## Notes to The Logic of Conditionals

1. See Ramsey (1990), pp. 154-55.

2. And the corresponding notion of acceptance cannot be reduced to belief in the truth of any proposition.

3. See Gärdenfors (1988) chapters 1 to 5, and Alchourrón, Gärdenfors, and Makinson (1985).

4. Gärdenfors (1987) explores several variations of (GRT), but none of them seems to offer a better representation of Ramsey's intuitions.

5. In this article he
explores various possible definitions of the conditional in this
setting. He treats the conditional as a relativized modal
[*a*]*b* and he also considers its dual,
(*a*)*b*, which allows for a rich representational
framework. A complete characterization of the system
**B** of Burgess is presented. Girard also considers the
characterization of **B** presented here (below, in terms
of set selection functions) and compares it with his own account.

6. Of course the proposition
‘|*a*|’ should be indexed by the model *M*
and written |*a*|^{M}. The index given by the
model of reference is here dropped for simplicity. When needed we will
make it explicit.

7. A sentence *a* is
entertainable in a model *M* if and only if
|*a*|^{M} ∩ $_{i} ≠
∅.

8. Two additional salient examples of minimal change theories are the theories of Veltman (1985) and Kratzer (1981). We refer the reader to Cross and Nute (2001) for a review of these theories.

9. Theories that adopt the
modified informal interpretation of the selection function are called
in *small change theories* by Cross and Nute (2001). The idea
of selecting he *a*-worlds that are sufficiently similar to
*i* to assess the truth value of a conditional *a* >
*b* was historically proposed by Aqvist (1973).

10. Cross and Nute (2001)
call these theories *maximal change theories*. We prefer to use
a different terminology. The selected worlds *can* differ
maximally from the world of reference as long as they respect some
local similarity constraints, but they do not *need* to differ
maximally from the world of reference, regarding non-local
features. The important issue is that similarity is restricted to a
set of local features, while the other details are irrelevant for
comparisons.

11. Following notation and presentation used in Cross and Nute (2001).

12. But note that p. 189 of McGee (1994) mistakenly reverses the direction of the conditional and thus puts the nonzero probability condition on the consequent instead of the antecedent.

13. See Hájek and
Hall (1994) for a detailed assessment of tenability results. In
particular notice that there is an existential and doxastic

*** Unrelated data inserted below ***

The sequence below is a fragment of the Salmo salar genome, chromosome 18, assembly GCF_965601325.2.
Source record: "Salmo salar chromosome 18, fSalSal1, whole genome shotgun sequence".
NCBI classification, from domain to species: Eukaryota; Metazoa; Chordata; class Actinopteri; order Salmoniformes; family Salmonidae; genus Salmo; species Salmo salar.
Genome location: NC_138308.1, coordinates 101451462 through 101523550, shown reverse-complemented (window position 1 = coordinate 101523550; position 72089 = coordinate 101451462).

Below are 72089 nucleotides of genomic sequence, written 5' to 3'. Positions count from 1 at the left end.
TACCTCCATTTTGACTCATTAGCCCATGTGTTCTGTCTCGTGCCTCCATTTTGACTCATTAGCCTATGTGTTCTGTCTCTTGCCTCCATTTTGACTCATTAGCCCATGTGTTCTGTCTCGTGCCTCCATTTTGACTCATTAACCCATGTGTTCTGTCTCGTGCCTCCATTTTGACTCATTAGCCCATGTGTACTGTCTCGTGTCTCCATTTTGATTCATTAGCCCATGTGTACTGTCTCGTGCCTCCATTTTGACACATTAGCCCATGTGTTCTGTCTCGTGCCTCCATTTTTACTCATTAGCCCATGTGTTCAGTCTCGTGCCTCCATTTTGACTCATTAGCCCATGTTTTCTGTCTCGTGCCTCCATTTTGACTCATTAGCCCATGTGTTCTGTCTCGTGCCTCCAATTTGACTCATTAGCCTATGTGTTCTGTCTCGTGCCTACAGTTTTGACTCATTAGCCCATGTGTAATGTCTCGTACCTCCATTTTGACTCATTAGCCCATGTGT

interpretation of *CCCP* that might have some credibility,
namely that for each *P* that could represent an agent's belief
system, there is some *CCCP*-conditional.

14. Skyrms (1994) compares Adams's theory of conditionals with different probabilistic models proposed by Skyrms. A more mature theory is presented in Skyrms (1998).

15. Conditional Coherence does not capture, nevertheless, important aspects of De Finetti's ideas about primitive conditional probabilities. Unlike probabilists, De Finetti uses a primitively given notion of information in order to define conditional probability. Such notion of information set does not admit, in his construction, a probabilistic account. Some repercussions of this aspect of De Finetti's notion will be discussed below.

16. Perhaps the most
poignant result is presented in Seidenfeld and Kadane (1984), where it
is shown that each finitely additive probability fails to have the
property that De Finetti called *conglomerability* in some
denumerable partition. See also Dubins (1975).

17. If
*E*_{1}, *E*_{2}, … is a
countable sequence of pairwise disjoint sets in the probabilistic
space, the measure of the union of all the events
*E*_{i} is equal to the sum of the measures of
each *E*_{i}.

18. Notice that this is just an instance (using propositions rather than sentences) of the previously stated axiom (5).

19. The term ‘expectation’ is not decision-theoretically motivated. Its motivation comes from the field of non-monotonic logic, where ‘expectation’ models of defeasible reasoning are usual. See Arló-Costa (2001) for details.

20. Notice that CA is
stronger than the simpler assumption that
*P*(*X*|*U*) is either a countably additive
measure or has constant value 1.

21. An account of conditional probability compatible with our model is the one offered by Lester Dubins (1975). See Seidenfeld, Schervish, and Kadane (2001) for an overview of the interest and limitations of finitely additive measures.

22. The Generalized Horn
Flat patterns have the following form:
(*a*_{1} >
*b*_{1}), …,
(*a*_{n} > *b*_{n})
⊢
(*a* > *b*); where negations are allowed in the left
hand side of the pattern and where the letters
*a*_{i}, *a*, etc only admit
conditional-free instances.

23. We remind the reader
that ‘*A*’ here stands for the proposition
expressed by the letter ‘*a*’.

24. To visualize
counterexamples consider the **VC**, **VW**
or **V** possible-worlds models where the closest
*A*-worlds to any ¬*A*- and *B*-world contain
at least an *A*- and ¬*B*-world.

25. A fourth solution proposed by Rott (1991) and Cross (1990) consists in making the underlying notion of consequence non-monotonic. Some models of this sort are nevertheless known to lead to triviality as the result of Makinson (1990) indicates, even when Makinson's result does not exactly bear on on the suggestion endorsed by Rott and Cross. The challenge to (GRT) presented in Theorem 3 above cannot be solved by the adoption of models where the monotonicity of the underlying notion of consequence is dropped.

26. For a similar proposal in the probabilistic setting see Skyrms (1987).

27. This property is, as we saw, derivable from (GRT). It plays a crucial role in proving Theorem 4.